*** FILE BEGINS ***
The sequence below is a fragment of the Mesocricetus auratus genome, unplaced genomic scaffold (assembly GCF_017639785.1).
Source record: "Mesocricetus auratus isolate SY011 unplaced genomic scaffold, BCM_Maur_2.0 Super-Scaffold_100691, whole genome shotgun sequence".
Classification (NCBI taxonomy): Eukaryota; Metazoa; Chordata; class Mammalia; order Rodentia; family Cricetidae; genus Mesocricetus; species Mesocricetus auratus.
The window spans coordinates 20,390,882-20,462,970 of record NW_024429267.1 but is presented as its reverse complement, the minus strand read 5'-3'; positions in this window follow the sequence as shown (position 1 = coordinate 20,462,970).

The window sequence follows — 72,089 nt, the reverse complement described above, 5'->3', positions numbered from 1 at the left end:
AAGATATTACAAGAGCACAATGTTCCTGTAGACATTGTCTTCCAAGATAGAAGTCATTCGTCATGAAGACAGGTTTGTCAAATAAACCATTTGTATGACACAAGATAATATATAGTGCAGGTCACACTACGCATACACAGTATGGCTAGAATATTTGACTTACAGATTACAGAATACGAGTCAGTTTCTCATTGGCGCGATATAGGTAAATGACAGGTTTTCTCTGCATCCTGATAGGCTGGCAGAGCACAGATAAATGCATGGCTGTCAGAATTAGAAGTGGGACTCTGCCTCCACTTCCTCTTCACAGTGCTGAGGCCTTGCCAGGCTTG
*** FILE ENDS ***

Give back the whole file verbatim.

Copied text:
The sequence below is a fragment of the Mesocricetus auratus genome, unplaced genomic scaffold (assembly GCF_017639785.1).
Source record: "Mesocricetus auratus isolate SY011 unplaced genomic scaffold, BCM_Maur_2.0 Super-Scaffold_100691, whole genome shotgun sequence".
Classification (NCBI taxonomy): Eukaryota; Metazoa; Chordata; class Mammalia; order Rodentia; family Cricetidae; genus Mesocricetus; species Mesocricetus auratus.
The window spans coordinates 20,390,882-20,462,970 of record NW_024429267.1 but is presented as its reverse complement, the minus strand read 5'-3'; positions in this window follow the sequence as shown (position 1 = coordinate 20,462,970).

The window sequence follows — 72,089 nt, the reverse complement described above, 5'->3', positions numbered from 1 at the left end:
AAGATATTACAAGAGCACAATGTTCCTGTAGACATTGTCTTCCAAGATAGAAGTCATTCGTCATGAAGACAGGTTTGTCAAATAAACCATTTGTATGACACAAGATAATATATAGTGCAGGTCACACTACGCATACACAGTATGGCTAGAATATTTGACTTACAGATTACAGAATACGAGTCAGTTTCTCATTGGCGCGATATAGGTAAATGACAGGTTTTCTCTGCATCCTGATAGGCTGGCAGAGCACAGATAAATGCATGGCTGTCAGAATTAGAAGTGGGACTCTGCCTCCACTTCCTCTTCACAGTGCTGAGGCCTTGCCAGGCTTG